The victory of Siren Song, trained by his father Ted, at Gowran Park in July 1995 represented the start of Ruby Walsh’s stellar career. Some 24 years and a total of 2,768 winners later he bowed out as one of the greatest jockeys of all time.
Over the course of his amazing career Walsh amassed an unparalleled 59 winners at Cheltenham, the first of which came aboard the Willie Mullins-trained Alexander Banquet in 1998.
In a never to be forgotten day in Punchestown Festival history Ruby Walsh yesterday called time on his career after partnering Kemboy to victory in the Coral Punchestown Gold Cup.
After Kemboy produced a brilliant display to account for the Gold Cup winner Al Boum Photo, Walsh waved goodbye to the Punchestown crowd. Within minutes it was confirmed that the legendary rider was retiring with immediate effect.
“I was going to go out when I won a big one. After Min was beaten yesterday I knew I had Kemboy, Bapaume, Melon and Benie Des Dieux to come. I’m not a poker player and when Kemboy won I wasn’t going to roll the dice again,” explained Walsh afterwards.
“It has always been about big races and I said when I won a big one I could walk away. Nothing goes on forever. I’ve been riding for 24 years and I want to do something else now.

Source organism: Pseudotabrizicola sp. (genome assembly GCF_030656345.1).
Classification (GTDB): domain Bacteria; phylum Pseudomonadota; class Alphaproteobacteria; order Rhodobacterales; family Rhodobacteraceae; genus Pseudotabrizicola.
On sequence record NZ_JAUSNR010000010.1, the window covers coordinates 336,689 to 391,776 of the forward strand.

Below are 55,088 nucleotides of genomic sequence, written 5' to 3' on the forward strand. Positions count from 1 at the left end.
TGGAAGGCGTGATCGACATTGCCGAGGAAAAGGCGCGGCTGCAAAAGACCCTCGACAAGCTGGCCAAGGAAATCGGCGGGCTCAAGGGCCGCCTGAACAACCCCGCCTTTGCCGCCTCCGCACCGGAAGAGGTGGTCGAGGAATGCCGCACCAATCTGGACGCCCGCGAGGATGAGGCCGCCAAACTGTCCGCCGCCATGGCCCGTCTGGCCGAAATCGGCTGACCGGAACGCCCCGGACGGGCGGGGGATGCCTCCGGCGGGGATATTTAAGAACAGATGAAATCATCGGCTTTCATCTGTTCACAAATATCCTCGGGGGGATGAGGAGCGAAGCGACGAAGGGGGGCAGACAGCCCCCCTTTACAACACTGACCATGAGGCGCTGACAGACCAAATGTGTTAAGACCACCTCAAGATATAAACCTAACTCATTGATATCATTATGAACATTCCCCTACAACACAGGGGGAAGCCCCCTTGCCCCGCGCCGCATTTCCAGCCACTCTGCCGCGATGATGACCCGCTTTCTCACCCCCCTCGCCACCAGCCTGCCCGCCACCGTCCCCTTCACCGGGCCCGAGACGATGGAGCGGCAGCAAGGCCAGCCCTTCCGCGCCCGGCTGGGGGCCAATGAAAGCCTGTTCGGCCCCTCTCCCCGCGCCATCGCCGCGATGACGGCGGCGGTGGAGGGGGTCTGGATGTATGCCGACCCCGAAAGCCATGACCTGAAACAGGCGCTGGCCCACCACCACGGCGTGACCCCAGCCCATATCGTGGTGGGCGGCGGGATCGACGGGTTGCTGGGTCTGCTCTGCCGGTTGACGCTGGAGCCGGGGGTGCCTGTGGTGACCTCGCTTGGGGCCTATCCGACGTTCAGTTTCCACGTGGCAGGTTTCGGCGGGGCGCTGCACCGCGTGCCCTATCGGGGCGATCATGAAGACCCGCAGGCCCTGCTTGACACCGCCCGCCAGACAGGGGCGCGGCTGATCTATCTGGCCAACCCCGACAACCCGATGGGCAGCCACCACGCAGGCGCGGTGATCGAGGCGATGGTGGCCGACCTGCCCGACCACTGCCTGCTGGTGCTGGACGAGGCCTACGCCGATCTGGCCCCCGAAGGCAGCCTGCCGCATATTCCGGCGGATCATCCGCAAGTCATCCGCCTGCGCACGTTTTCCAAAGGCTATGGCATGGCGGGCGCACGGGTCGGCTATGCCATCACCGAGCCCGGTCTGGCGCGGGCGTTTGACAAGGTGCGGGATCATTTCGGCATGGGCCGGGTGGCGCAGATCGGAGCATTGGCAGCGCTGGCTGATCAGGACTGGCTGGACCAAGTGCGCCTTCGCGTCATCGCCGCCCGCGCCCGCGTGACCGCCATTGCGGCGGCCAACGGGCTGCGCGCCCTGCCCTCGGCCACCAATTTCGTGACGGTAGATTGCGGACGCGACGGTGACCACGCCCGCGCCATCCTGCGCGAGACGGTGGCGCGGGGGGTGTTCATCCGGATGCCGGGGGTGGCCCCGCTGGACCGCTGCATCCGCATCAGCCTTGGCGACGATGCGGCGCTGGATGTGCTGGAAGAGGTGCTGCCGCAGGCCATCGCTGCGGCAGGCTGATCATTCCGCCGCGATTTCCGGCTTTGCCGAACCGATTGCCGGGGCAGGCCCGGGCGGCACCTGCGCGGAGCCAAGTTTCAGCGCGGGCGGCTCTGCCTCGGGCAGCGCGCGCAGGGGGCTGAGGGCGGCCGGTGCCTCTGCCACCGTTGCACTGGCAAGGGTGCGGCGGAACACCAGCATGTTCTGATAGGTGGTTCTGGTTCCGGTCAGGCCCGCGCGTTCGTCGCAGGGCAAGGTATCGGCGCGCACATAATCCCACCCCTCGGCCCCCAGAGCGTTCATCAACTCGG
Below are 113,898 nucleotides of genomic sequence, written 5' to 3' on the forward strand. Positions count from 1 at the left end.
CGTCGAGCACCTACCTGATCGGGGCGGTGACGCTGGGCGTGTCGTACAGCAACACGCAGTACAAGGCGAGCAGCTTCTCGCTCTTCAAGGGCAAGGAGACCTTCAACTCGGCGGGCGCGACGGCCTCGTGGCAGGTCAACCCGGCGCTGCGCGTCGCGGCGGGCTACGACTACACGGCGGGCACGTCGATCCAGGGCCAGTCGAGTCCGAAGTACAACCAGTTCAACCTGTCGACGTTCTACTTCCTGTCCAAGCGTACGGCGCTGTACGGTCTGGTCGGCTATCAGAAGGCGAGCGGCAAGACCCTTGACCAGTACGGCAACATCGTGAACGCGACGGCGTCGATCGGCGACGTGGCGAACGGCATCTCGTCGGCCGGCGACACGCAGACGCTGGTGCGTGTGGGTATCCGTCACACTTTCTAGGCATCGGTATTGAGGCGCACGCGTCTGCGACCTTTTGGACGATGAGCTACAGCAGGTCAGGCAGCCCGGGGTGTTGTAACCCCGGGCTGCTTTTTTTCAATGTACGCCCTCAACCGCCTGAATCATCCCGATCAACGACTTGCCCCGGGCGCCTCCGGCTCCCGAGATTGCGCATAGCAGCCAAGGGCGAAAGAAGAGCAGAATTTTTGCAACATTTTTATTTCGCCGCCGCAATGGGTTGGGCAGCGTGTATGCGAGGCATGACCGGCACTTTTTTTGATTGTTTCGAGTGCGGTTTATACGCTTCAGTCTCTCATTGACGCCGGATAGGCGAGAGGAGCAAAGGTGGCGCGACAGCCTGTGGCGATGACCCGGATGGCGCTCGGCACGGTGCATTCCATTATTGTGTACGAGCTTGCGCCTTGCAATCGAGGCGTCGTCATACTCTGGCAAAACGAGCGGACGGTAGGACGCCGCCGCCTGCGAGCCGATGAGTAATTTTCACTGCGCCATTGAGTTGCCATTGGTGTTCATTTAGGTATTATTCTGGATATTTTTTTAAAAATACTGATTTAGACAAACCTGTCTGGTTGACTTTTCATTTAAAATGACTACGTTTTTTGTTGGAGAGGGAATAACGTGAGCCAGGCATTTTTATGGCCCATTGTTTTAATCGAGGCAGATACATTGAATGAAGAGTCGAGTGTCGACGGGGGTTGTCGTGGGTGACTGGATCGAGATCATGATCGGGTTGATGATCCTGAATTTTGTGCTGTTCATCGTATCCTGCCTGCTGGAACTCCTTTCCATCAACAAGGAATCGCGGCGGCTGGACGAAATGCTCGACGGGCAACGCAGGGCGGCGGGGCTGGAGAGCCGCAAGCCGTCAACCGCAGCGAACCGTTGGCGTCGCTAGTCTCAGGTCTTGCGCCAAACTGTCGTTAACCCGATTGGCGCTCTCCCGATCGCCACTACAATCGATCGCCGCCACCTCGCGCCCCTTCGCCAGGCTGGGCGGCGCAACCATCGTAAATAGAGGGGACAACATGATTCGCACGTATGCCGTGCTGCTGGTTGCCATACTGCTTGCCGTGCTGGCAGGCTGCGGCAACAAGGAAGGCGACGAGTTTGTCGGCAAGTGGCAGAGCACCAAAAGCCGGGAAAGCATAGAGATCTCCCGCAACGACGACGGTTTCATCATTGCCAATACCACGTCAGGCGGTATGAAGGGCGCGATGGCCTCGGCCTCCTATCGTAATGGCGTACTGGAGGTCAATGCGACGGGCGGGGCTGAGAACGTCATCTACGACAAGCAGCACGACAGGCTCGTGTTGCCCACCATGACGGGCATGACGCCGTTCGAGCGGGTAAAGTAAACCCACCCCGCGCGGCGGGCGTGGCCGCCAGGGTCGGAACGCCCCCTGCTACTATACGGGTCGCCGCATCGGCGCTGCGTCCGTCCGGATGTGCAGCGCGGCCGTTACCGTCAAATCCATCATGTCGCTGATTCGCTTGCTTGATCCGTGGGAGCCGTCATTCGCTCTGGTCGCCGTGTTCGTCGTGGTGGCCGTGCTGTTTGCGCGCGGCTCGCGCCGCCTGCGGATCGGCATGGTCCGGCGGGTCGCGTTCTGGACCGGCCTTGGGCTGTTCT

“Any jockey is only as good as the horses they ride and I’ve been lucky to ride some of the greatest horses of my lifetime,” reflected Walsh who singled out his Aintree Grand National victory on his father’s Papillon in 2000 as a career highlight.
“In my own mind I probably came to the decision last summer. I thought that I might get out on Rathvinden in the Grand National but Tiger Roll got in the way and I’d have been kicking myself if I had passed on the opportunity to go out on Kemboy.
“I’ve been looking forward to this day not dreading it – when your mind is made up it’s made up. In terms of my career I didn’t dream or foresee what has happened to me.
“Do I feel lucky, yes I do and I’m lucky I am walking away in one piece. When I told my dad last week he was just delighted that I was doing what I wanted to do,” concluded Walsh.
A crowd of 18,887 in attendance on day two of the Punchestown Festival will never forget the day the wonderful Ruby Walsh called time on his career.
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